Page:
The Rapidian

Mark: Story of survival from addiction

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The first time Mark drank alcohol he was just eight years old. This is his story of survival from addiction.
Mark is working full-time and re-building connections with family.

Mark is working full-time and re-building connections with family.

What you can do:

Donate now to Guiding Light to support men in our programs like Mark. You can also donate goods and clothing, or volunteer

For more information visit

From drugs to living on the street and even prison, Mark has seen it all. After years of using drugs, getting clean and relapsing time and again, Mark finally came to Guiding Light in hopes of finally overcoming his addiction.

Addiction has many different reasons, for Mark it began with his family. His father died when he was a small child. His mother was young and involved in a party lifestyle. He lost four cousins to overdose and murder. The first time he drank alcohol he was just eight years old.  

“My whole family is addicts and alcoholics. All the people that were around me and my mom, they were young and partiers. I hung around my older cousins and they were all into heavy drug use. I’ve been addicted to drugs since I was 12 years old,” said Mark. “But when I turned 18 and became a stage hand, that just fueled the fire of my addiction.”

By the time Mark began his career he was many years into his Crack Cocaine addiction. He was still successful, working on Broadway plays and movies like the Martin Scorsese film Hoffa. He spent his summers at Pine Knob working music festivals. He’s toured the country with the likes of Ozzy Osborne and Guns and Roses. He worked hard and he played hard.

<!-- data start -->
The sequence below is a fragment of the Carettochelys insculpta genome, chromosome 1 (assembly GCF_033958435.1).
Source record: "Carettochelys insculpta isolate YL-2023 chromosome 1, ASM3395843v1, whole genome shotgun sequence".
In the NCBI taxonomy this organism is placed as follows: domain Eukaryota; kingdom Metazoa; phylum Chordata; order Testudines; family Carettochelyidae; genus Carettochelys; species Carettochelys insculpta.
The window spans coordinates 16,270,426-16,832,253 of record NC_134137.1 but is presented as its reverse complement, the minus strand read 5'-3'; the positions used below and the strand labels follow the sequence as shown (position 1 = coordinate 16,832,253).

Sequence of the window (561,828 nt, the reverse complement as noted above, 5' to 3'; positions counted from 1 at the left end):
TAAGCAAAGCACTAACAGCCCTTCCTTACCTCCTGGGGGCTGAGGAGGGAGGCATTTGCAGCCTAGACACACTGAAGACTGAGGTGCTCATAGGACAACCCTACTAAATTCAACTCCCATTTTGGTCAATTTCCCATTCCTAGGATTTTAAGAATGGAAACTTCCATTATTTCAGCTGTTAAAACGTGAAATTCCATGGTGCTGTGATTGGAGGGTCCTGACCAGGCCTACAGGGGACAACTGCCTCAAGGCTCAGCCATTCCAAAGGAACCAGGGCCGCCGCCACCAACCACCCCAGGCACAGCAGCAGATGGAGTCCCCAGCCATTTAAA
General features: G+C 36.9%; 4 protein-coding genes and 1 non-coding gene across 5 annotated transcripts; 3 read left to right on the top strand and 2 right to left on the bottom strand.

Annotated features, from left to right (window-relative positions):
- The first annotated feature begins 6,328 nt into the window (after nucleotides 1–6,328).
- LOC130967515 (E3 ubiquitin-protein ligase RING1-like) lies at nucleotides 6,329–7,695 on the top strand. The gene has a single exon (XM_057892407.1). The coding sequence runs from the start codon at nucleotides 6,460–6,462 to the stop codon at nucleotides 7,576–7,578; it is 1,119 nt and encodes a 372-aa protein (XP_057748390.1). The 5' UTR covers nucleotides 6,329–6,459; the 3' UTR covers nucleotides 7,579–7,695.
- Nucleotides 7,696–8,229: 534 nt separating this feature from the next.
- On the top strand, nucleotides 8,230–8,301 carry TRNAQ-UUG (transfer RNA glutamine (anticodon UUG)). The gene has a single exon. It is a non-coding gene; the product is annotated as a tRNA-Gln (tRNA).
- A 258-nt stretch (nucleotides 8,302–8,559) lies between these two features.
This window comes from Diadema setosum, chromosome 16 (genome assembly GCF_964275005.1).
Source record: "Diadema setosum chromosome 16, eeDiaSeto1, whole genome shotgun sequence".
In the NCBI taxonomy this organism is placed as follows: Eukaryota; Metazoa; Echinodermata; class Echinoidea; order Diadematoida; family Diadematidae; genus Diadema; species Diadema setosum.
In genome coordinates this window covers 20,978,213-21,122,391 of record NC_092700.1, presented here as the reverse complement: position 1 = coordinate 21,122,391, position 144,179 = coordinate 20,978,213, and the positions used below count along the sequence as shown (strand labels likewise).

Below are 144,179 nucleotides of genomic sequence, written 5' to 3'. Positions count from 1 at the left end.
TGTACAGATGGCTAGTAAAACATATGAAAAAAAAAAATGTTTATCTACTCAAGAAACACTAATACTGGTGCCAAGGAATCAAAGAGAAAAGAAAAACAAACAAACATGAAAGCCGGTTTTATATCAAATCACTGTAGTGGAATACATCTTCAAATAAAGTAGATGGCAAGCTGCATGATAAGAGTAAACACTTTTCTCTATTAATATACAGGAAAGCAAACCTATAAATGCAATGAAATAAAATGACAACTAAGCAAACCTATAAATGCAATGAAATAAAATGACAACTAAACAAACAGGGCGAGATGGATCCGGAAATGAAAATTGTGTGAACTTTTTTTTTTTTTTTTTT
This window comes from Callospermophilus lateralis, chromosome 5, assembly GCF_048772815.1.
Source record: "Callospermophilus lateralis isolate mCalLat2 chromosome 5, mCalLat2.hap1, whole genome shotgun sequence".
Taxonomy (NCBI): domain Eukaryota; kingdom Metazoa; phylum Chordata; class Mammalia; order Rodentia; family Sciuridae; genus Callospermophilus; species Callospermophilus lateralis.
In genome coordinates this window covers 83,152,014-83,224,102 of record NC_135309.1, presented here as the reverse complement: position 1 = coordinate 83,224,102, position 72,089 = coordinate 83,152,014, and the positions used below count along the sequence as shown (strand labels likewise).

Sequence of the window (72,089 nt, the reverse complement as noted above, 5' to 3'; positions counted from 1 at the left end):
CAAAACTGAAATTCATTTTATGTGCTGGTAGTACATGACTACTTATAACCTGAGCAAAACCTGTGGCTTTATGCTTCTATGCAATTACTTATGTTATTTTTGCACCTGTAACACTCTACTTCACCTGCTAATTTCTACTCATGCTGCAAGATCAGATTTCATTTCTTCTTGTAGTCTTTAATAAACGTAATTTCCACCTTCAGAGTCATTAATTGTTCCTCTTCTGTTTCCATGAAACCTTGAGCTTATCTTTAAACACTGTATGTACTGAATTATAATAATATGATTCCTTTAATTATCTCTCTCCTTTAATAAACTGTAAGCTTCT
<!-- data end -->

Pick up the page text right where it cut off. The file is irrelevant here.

He recalled the early years were the worst, but after his daughter was born, he managed to hold himself together. However, Mark said that between work, school and family, he would feel the need to unwind. He would often relapse and disappear for days at a time.

“I got into a rhythm that about every six to nine months I would relapse, I would get my wife back and my family back, good job back and go out and screw it all up in four days. I would party the whole time, spend all my money or end up in jail. When I landed in jail they were happy because they knew I was alive.”

His wife eventually left him and he fell even further into heavy drug use, and began living on the streets. He finally sunk so low that he felt like he wanted to die, and that’s when he checked himself into another program. Mark did well living in the facility as a maintenance worker and running the Alcoholics Anonymous program. Until he fell off the wagon, again.

“At that point when I came here I was fully done, I was done with being sick and tired. I knew I wanted something else and that’s what brought me to the Guiding Light. Other programs are a revolving door, I didn’t want to be a part of that revolving door. I didn’t have personal accountability [for my actions].”

Mark said other programs were either too religious or didn’t really address the internal needs that drove him to use. “Some programs are like- if you just turn your life over to God everything’s gonna be alright. But you have to get to the point to where you do turn everything over to God, it’s not something someone off the street mad at God is gonna do, it’s a process.”

When Mark came to Guiding Light, he was placed in the Recovery program. He received intensive counseling and spiritual support to help him overcome his personal barriers to recovery. One year later, he lives at Iron House, is still sober and now works full time.

“I’m working on my relationships with God. I’m rebuilding my relationship with my children and my mom. I enjoy my grandbaby, I enjoy the fellowship at Iron House. I feel a lot better, a lot more whole.”

Donate now to Guiding Light to support men in our programs like Mark. You can also donate goods and clothing, or volunteer

For more information visit

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